If Larry said it, it must be true…assemble the moving boxes. At an Oracle conference in Nashville last week, Oracle chairman Larry Ellison said to Bill Frist of investment firm Frist Cressey Ventures that he planned to move the company to that city as “It’s the center of the industry we’re most concerned about, which is the healthcare industry.” It’s their second public Larry and Billy meetup in the last few months, the last in November at the Frist Cressey Ventures Forum where Ellison had previously touted Nashville. Ellison is investing in and building a 70-acre, $1.35 billion campus on Nashville’s riverfront. Oracle is currently HQ’d in Austin, Texas having moved in 2020 from Redwood City, California but with extensive facilities remaining in the state. Texas and Tennessee have one thing in common–a superior business climate. Both are long on lifestyle, though Austin is not as temperate (read, hot) as Nashville. What Nashville has that Austin doesn’t is being a healthcare hub. At least in Ellison’s view, healthcare is where it’s at and so is Nashville. So as long as he’s running Oracle from his manse on Lanai, Oracle does what Larry says. Healthcare Dive, Healthcare IT News, The Tennessean

More fun facts about Larry Ellison and Nashville: David Ellison, his son, is founder of Skydance Media, a major Hollywood production company (Mission: Impossible and others) and negotiating a zillion-dollar merger with Paramount Pictures. David’s wife is a singer trying to make it in Music City and they have a home there. Kind of like the age-old trend of moving the HQ near where the CEO’s living. On moving the HQ to Nashville from Austin, this would affect perhaps 2,500 workers based there currently. Most of Oracle’s workers are dispersed and work remotely. 6,400 of former Cerner-ites are still in Missouri and 7,000 remain in California. Big hat tip to HIStalk—scroll down and see more about Larry and Billy’s talk, which also covered cybersecurity, the NHS (which uses Cerner), and automating hospitals and the hospital-payer interface.

Two studies: Telehealth underutilized, underbilled, even during pandemic–and accounted for only modest increases in costs, quality

A newly published study in April’s Health Affairs Scholar points to telehealth’s surprisingly low reimbursable takeup among tradtional Medicare beneficiaries–even during the pandemic. This study evaluates E&M (evaluation and management) Current Procedural Terminology (CPT) billing against codes that were established during the pandemic to pay providers for telehealth (e-visits in the study), 99421-99423. It also broke down e-visits by different clinician types: primary care, medical specialties, surgical specialties, behavioral health, nurse practitioners, and physician assistants, and counted the most frequent diagnoses. E-visits constituted less than 0.1% of E&M services in the monitored period, 2020-22.

Key findings:

  • E-visit billing hit an absolute peak in April 2020 of 728 monthly encounters per 100,000 beneficiaries. It dropped off dramatically by summer 2020 and later stabilized to approximately 90 monthly encounters per 100,000 beneficiaries.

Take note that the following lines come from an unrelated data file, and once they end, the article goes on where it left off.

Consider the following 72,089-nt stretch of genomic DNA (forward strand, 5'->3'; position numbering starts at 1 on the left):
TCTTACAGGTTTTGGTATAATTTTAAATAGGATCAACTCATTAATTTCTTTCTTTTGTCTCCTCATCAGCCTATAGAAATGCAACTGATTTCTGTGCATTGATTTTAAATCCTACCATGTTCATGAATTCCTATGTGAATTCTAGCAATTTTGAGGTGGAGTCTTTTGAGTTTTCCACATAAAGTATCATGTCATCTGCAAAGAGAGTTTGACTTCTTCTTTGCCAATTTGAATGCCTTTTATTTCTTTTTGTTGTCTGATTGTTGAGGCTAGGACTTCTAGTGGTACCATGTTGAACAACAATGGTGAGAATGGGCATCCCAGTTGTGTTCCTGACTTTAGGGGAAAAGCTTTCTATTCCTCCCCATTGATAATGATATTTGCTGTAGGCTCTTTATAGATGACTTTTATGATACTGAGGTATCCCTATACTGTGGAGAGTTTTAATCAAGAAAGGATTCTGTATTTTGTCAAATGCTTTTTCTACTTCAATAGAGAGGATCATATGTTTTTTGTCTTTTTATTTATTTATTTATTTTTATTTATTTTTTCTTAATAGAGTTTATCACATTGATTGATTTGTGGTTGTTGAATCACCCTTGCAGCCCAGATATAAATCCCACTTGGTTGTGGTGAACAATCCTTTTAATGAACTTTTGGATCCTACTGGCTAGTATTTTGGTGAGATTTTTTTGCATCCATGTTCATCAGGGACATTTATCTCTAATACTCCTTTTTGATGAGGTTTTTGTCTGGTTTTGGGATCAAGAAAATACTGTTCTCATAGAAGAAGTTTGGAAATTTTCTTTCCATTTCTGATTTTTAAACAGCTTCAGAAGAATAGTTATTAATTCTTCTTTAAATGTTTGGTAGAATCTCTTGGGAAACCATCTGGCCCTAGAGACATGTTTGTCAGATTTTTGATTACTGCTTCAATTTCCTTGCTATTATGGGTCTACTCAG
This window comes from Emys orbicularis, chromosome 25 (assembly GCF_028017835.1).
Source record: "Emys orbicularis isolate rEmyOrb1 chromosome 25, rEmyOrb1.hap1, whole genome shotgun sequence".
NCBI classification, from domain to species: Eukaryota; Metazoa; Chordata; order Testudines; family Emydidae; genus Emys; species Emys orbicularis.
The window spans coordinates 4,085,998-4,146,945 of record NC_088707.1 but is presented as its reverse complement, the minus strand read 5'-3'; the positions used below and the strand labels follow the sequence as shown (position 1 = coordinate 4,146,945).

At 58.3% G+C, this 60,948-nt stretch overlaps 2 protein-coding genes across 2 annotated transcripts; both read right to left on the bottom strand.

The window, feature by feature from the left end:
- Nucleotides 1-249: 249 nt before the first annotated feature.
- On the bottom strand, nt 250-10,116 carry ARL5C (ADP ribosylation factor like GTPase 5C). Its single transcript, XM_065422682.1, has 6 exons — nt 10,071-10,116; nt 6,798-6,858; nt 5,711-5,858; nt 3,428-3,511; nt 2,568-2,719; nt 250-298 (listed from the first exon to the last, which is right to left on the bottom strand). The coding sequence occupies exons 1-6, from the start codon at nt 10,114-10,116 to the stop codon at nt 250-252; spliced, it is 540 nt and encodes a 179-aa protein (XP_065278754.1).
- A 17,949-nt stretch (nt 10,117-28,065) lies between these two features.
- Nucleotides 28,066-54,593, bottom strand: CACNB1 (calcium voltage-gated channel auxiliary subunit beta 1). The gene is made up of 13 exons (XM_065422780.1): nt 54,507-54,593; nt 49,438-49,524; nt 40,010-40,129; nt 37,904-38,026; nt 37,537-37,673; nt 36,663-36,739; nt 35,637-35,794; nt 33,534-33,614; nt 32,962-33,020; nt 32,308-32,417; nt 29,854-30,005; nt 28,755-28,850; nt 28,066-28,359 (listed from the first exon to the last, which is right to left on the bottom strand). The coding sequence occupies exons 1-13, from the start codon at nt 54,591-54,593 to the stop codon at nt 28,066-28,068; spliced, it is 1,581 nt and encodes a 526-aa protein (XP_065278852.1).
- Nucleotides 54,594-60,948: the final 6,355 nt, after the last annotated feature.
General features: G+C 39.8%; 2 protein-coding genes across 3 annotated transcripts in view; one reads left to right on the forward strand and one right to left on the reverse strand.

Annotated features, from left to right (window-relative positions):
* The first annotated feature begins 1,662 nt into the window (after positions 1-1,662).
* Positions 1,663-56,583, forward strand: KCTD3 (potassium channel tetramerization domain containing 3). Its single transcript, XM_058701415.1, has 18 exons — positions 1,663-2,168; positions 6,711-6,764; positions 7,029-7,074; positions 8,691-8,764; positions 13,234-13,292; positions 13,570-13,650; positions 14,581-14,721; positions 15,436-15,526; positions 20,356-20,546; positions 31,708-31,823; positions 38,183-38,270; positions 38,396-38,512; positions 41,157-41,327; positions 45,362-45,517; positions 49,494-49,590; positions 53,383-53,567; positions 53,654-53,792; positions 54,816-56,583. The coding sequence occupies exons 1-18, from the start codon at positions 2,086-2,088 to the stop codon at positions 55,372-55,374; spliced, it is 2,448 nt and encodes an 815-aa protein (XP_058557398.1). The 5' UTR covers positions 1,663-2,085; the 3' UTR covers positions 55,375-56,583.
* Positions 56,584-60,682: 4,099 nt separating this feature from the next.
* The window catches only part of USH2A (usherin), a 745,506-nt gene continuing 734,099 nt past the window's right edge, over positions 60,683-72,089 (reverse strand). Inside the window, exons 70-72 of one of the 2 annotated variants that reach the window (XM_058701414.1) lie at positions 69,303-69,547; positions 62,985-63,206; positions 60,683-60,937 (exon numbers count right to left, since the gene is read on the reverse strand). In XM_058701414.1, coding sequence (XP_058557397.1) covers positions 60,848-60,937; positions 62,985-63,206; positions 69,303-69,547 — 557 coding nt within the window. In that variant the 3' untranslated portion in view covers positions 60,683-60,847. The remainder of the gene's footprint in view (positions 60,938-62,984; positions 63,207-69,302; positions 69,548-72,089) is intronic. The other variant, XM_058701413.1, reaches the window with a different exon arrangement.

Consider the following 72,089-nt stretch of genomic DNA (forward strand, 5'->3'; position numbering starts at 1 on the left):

• Only 0.8% of Medicare beneficiaries who received an E&M service were billed for at least one e-visit.
  • E-visits constituted 0.09%, 0.05%, and 0.05% of all E&M services in 2020, 2021, and 2022.
  • Primary care providers accounted for over 50% of the billing.
  • Approximately 30% were billed at the highest level of clinician time, requiring at least 21 minutes.
  • Hypertension was the most common diagnosis addressed in e-visits (21%), followed by diabetes (2.3%) and COVID-19 (2%).
  • Surprisingly, fewer beneficiaries receiving e-visits lived in rural areas.


Note to Readers: for those puzzled by the absence of mental health diagnoses, FAIR Health’s monthly telehealth tracker which during the pandemic showed Covid/respiratory diagnoses first, then mental health–and mental health as #1 in about 5% of claims since then –FAIR uses a different methodology. It tracks medical claims for private health plans only, not traditional Medicare, Medicare Advantage, or Medicaid. It also does a comparison on CPT 99213, comparing a specific procedure provided via telehealth to the same procedure provided in an office. 15 April methodology release

Editor’s Note, strictly anecdotal: As someone who worked as the sole marketer for a management services company with primary care ACOs during the period in early 2020 when HHS was turning out new codes nearly hourly to create telehealth flexibilities in Medicare, there was considerable confusion around codes and what they covered. Our teams, sourcing from HHS and the AMA, had our hands full to correctly specify and document the CPT codes established at that time. I know because I worked on said documentation that we condensed into a two-page fast guide and then into presentations. Many of the codes were telephonic. My conclusion about this study is that it was very narrow and tracked too few codes. Other factors: practices had difficulty using audio/video telehealth with their patient populations–if the practices had it, patients weren’t ready (tech barriers) or willing to use. Some of the practices reported that they didn’t bill for telehealth encounters during this confused time, trading off reimbursement for overall patient care and marking up quality metrics such as Annual Wellness Visits.